A wine bar from LCD Soundsystem’s James Murphy. It’s pricey but consistent in providing an interesting and notably tasty meal. I’m also a sucker for the atmosphere they’ve created with the place, perhaps only because I’m a James Murphy fanboy.
Panna II (Indian)
Panna II is a fast-paced Indian restaurant filled to the brim with Christmas and chili lights. Great Indian food and a bizarre atmosphere. It’s also, notably, BYOB. I highly recommend hitting up the Indian grocery store just to the left of the restaurant to pick up some beer before heading in.
Han Dynasty (Chinese – Szechuan)
Not unique to New York (and has a few locations throughout the city) but Han Dynasty is a universal favorite for excellent Szechuan food. Get the Dan Dan Noodle.
Table 87 (New York-style pizza)
Currently my favorite pizza in the city (as of Dec ‘23). They have a unique gas/coal oven that yields a great crispy crust + their sauce is phenomenal. If you’re in a rush they have slices in the front, but I’d recommend heading to the full-service tables in the back and getting a Burrata pizza.
For what it’s worth, I’ve had this restaurant approved by an Italian friend who is picky and knowledgeable about pizza (hi Matteo!).
Win Son (American-Taiwanese)
Amazing Taiwanese food located right around the corner from my apartment. It’s generally hard to get a table on weekends and they don’t take reservations for parties < 6. I’d recommend showing up on a weekday or walking up and asking for a table knowing that you might need to wait for 45m-1hr.
Supper (Northern Italian)
Some of the best pasta I’ve ever had outside of Italy without spending an insane amount of money for the privilege.
Totto Ramen (Japanese)
Recommended as one of the best by a friend of mine who has quite possibly been to every ramen joint in the city.
A great taste of Greenpoint’s Polish history. This place will give you way too much food for a very reasonable price.
While In Kathmandu (Nepalese)
Being in Ridgewood, this place is definitely off the beaten trail but I would very highly recommend it. If you’re looking for some motivation to get yourself deep into BK/Queens, make it a mini-trip and stop by Nowadays (which has Mister Sunday’s, a fun dance party, during the summer) and Ridgewood Chocolate.
Black Seed (Bagels)
Many New Yorkers will claim that their local bagel joint is better (and they might be right), but if you’re visiting the city this is a very good choice of bagel. My favorite is an everything bagel toasted with olive or scallion cream cheese. I’m not a huge fan, but apparently “Lox on cream cheese” is a particularly New Yorkian spread.
Important note contributed by Claire:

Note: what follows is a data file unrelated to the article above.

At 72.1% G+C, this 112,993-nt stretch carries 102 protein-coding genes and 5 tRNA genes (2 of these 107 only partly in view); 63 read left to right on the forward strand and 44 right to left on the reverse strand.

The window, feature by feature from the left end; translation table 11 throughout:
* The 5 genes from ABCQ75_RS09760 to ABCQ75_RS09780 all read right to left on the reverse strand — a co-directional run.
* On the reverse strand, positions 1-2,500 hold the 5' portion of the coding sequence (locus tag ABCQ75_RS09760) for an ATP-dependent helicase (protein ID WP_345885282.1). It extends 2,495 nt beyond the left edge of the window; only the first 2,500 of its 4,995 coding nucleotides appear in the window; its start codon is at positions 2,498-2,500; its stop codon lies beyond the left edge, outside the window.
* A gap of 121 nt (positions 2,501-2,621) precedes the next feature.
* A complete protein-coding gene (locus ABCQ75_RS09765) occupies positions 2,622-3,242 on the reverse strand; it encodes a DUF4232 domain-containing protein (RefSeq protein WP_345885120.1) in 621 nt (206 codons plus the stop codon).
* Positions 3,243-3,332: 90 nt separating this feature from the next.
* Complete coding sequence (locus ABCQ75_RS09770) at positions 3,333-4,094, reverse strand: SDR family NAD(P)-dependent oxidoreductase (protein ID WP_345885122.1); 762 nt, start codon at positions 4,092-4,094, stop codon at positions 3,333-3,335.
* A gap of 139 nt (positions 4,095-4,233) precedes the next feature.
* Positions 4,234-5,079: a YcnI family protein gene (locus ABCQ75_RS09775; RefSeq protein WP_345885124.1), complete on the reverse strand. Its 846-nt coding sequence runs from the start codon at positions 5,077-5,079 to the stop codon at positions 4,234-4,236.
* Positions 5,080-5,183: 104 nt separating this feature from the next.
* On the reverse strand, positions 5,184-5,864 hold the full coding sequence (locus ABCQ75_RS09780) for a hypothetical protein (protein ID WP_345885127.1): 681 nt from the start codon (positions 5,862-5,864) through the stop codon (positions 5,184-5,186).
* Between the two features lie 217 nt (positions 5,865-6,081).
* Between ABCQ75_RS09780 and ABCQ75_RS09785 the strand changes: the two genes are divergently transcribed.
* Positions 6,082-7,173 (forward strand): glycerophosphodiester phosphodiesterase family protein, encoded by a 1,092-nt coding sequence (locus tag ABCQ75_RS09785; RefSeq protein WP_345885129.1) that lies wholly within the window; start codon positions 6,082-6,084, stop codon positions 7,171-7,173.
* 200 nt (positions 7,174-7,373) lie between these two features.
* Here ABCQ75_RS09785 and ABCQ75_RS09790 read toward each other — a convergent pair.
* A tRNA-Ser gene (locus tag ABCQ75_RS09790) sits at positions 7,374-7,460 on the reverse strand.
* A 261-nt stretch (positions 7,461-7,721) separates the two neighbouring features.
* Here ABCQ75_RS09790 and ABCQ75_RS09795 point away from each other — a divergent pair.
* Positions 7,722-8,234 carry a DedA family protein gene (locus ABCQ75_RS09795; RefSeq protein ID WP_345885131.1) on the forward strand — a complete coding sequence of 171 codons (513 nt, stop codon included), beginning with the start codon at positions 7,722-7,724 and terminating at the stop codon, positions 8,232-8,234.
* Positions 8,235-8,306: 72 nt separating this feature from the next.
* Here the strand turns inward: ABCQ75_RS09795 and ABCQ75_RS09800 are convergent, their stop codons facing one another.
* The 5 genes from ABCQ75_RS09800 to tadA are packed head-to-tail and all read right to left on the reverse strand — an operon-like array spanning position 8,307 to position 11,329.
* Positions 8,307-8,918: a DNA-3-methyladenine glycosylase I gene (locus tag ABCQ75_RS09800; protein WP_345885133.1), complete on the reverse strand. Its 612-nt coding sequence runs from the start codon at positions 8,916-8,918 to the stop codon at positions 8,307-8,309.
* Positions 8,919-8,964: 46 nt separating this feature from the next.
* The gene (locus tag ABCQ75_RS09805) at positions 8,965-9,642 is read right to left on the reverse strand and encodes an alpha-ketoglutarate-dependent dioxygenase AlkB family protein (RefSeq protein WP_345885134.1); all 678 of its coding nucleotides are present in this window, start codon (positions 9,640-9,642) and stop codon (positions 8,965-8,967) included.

Make sure you get Lox on cream cheese, not Lox spread. The latter is “shitty Lox ground up and put into the cream cheese,” which is not as tasty.
Note that this recommendation was made in Sept ‘19 and hasn’t been re-validated since. Black Seed has since grown pretty rapidly throughout the city and I haven’t re-gauged their quality since then.
Various locations in Manhattan, but the OG is in Soho // Maps.
Public Records (Listening bar, cocktails)
If you’re familiar with the idea of Japanese Kissas, Public Records is a Brooklyn take on the idea. It’s an extremely hip feeling place, but nonetheless has an impressive sound system and very good musical taste. It’s a great place to spend a night with friends.
William Barnacle Tavern (Cocktails) This bar is a former speakeasy during the Prohibition Era and has roots in the mafia (don’t hesitate to ask the Irish bartenders about this). They’re now known for their absinthe cocktails, which are some of my favorite in the city.
Update as of Dec ‘23: This bar has, devastatingly, closed since originally adding it to this guide. Rest in peace, good friend.
East Village // Maps.
McSorley’s Old Ale House (Irish Pub)
Claimed to be New York Cities oldest continuously operated saloon (they opened in 1854). When you walk in you’ll notice some wishbones hanging from the chandeliers over the bar: legend has it these were from American soldiers departing to fight in World War I. Each one hung a wishbone hoping to take them down as soon as they came home from the war.
Double Down Saloon (Dive)
A grungy punk bar. If you’re looking for a place that serves “ass juice” and frequently airs NSFW content on old CRT TVs, this is the spot for you. I love taking people here for a quick can of Genny (reg, not cream) and a game of pool.
Art and Museums
NY Transit Museum
If you like public transit, this is the place to be. The transit museum documents the extensive history of the New York City Subway, including a subway platform filled with each of the deprecated train styles used over the decades. The gift shop is excellent and all proceeds go towards teaching kids about transit!
The Infinite Wrench
Excellent improv: 30 plays in 60 minutes (or however many they can get through, depends on the night). The show frequently refreshes the plays, so it’s great to go multiple times. Would highly recommend getting a drink from the bar above the theater, K.G.B., which was a former meeting spot for Ukrainian-American socialists during the Red Scare.
The Comedy Cellar
Easily the most famous comedy club in New York (possibly the US). This place is known for having superstars like Dave Chappele or Jerry Seinfeld randomly pop in some nights. I’ve never been to the main club, but their offshoot at the Fat Black Pussy Cat is much easier to get tickets for and has always been a solid lineup of less famous comedians. Would highly recommend sitting in the front.
Named after the iconic Domino Sugar Factory, this waterfront park was recently opened and has a great view of the city and the Williamsburg Bridge. During the summer it has a Mexican taco stand, a bunch of sprinklers, and volleyball court. Definitely worth walking through if you’re in Williamsburg.